46 Brigade make and play the sort of music that some people love to deride. You know, stuff like U2, Coldplay, Nickelback. I think I’ve figured out why: the music those sorts of bands play can reach inside you and make you have emotions. One minute you’re bopping along to a perfectly nice rock/pop song, the next minute you’re … feeling something! It sneaks up on you. Tears and snot can sometimes be involved. It’s messy and most people don’t like mess, so better to blame the music than just enjoy the ride.
This is a great record and the more people will want to say it isn’t the more its greatness will be confirmed.
It’s OK to feel something. That’s the whole point of music, isn’t it?
46 Brigade’s latest release, Into The Great Unknown, is an album worthy of mention in company of the likes of U2, Coldplay, Nickelback for a whole bunch of reasons, not only because it’s chokkas full of the sort of relatable music that some idiots find unfashionable, but because it’s also the equal of pretty much anything those three bands and their contemporaries have ever released. Yesterday’s heroes 46 Brigade most certainly are not.
That’s a big claim, isn’t it?
Well, here’s the straight dope. After the release of their debut long player, Reverse The Future, 46 Brigade’s second album took them seven years to make and what they’ve come up with is a slab of anthemic bangers that sounds like it came out of anywhere but Perth. Sure, we have a scene like no other, but we’re best known for our left-of-field indie/punk/electronica. Worthy music, great even, but it’s not crossing oceans or getting played on FM radio. Whereas, Into The Great Unknown has Platinum Record written all over it. It’s mainstream, slickly produced, radio friendly fare that middle Australia and the rest of the world are going to eat up for breakfast and then come back wanting more.
This music is the real deal. Crafty and well-crafted songs that showcase singer songwriter, Craig Ballantyne’s, voice, which has just the right blend of soaring incandescence and melancholy. The music feels like a Bugatti Veyron, a thrilling blend of luxury and horsepower capable of carrying you along at breakneck speed and then stopping on a dime like to take your breath away. And they have the petrol tickets to do it all day long.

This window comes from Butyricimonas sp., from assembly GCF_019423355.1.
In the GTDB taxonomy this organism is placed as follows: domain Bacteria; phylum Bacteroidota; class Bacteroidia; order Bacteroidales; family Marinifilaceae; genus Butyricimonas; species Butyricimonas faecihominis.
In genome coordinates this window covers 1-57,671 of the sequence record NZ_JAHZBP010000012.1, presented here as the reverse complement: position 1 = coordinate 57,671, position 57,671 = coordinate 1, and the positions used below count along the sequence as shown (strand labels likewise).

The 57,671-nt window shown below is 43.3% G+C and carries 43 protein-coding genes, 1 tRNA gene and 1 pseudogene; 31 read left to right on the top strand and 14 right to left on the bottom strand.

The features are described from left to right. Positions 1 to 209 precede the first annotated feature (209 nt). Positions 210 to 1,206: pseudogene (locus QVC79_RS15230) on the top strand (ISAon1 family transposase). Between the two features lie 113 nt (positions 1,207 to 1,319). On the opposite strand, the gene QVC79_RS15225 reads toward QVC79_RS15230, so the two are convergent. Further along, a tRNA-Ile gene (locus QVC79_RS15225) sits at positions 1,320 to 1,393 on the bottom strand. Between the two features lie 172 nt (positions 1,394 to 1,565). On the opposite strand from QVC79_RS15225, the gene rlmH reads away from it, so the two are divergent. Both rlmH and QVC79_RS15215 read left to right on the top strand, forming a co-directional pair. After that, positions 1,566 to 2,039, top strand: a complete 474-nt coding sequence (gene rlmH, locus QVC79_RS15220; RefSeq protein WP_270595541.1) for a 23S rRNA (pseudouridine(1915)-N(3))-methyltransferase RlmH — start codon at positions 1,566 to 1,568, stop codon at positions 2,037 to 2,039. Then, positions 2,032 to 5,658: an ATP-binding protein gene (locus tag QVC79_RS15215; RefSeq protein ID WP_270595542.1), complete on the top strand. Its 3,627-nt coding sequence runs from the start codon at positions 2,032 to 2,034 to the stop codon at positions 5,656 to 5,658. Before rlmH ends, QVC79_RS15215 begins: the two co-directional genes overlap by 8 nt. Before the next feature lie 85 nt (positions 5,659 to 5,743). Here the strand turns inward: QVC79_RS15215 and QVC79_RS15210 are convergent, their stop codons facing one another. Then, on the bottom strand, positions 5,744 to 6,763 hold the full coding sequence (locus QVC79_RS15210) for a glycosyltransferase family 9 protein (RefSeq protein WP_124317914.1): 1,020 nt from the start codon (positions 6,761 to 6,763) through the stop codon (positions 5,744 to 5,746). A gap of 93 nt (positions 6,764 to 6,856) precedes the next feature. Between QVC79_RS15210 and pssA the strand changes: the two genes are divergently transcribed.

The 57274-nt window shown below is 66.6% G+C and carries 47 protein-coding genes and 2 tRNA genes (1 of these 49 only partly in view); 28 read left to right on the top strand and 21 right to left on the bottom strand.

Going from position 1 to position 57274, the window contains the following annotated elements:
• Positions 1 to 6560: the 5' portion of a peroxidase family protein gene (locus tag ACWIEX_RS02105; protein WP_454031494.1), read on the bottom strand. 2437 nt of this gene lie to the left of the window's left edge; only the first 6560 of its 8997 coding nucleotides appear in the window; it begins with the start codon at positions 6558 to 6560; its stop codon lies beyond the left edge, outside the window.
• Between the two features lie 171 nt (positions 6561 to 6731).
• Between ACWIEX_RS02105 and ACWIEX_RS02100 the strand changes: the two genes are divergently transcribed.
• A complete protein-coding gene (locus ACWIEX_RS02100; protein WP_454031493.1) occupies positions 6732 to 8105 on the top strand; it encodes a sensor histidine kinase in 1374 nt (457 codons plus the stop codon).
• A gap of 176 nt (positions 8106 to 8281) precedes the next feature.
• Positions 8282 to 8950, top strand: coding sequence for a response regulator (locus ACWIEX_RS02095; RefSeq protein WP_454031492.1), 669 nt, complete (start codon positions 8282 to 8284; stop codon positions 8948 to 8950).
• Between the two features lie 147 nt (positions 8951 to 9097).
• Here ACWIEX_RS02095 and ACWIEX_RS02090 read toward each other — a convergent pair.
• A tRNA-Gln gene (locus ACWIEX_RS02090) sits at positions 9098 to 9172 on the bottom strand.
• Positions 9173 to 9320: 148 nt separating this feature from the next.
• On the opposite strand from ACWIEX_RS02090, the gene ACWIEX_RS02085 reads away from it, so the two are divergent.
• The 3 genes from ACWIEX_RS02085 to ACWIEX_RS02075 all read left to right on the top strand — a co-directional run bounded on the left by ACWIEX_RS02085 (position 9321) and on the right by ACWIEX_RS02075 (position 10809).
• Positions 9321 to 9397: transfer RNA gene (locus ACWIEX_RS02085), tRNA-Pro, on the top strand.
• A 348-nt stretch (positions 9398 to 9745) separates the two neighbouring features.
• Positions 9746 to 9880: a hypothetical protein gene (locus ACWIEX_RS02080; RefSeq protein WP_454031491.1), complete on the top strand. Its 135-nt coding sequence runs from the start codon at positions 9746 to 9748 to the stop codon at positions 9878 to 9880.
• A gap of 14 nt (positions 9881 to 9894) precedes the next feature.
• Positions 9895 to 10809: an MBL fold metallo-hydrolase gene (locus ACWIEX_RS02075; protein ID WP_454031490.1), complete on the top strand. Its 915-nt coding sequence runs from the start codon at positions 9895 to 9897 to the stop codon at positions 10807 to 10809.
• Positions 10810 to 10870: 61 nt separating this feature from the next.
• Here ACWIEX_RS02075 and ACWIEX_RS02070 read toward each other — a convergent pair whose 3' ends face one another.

46 Brigade is a band built for the power ballad. Theirs is music made for big stages in big arenas with big crowds of people all forgetting their small lives for a few hours and living a little. So, if you’re not afraid of letting go for a moment or two, you’re going to love riding the slipstream of the songs on Into The Great Unknown, with their sing along, Oh, Oh, Oh, Oh, choruses, sweet harmonies, soaring guitars, occasional excursions into strings and heartstring tugging breakdowns.
Turn your nose up if you like. Call it mainstream like that’s an insult. Make those snide comparisons with any successful band you’ve enjoyed deriding just because they dared to be successful. Say whatever you like, because it will be the proverbial water to a duck’s back as far as Ballantyne and his bandmates are concerned. Into The Great Unknown may be a misnomer, because it charts a familiar path, but 46 Brigade do it so very well that they can be forgiven any small detours into the banal. This is a great record and the more people will want to say it isn’t the more its greatness will be confirmed.
You can buy Into The Great Unknown here. It’s highly recommended that you do.
46 Brigade launch Into The Great Unknown at Rosie O’Grady’s, Perth on 17 September with support from Triple Engine and The Silent Deeds. Event info here.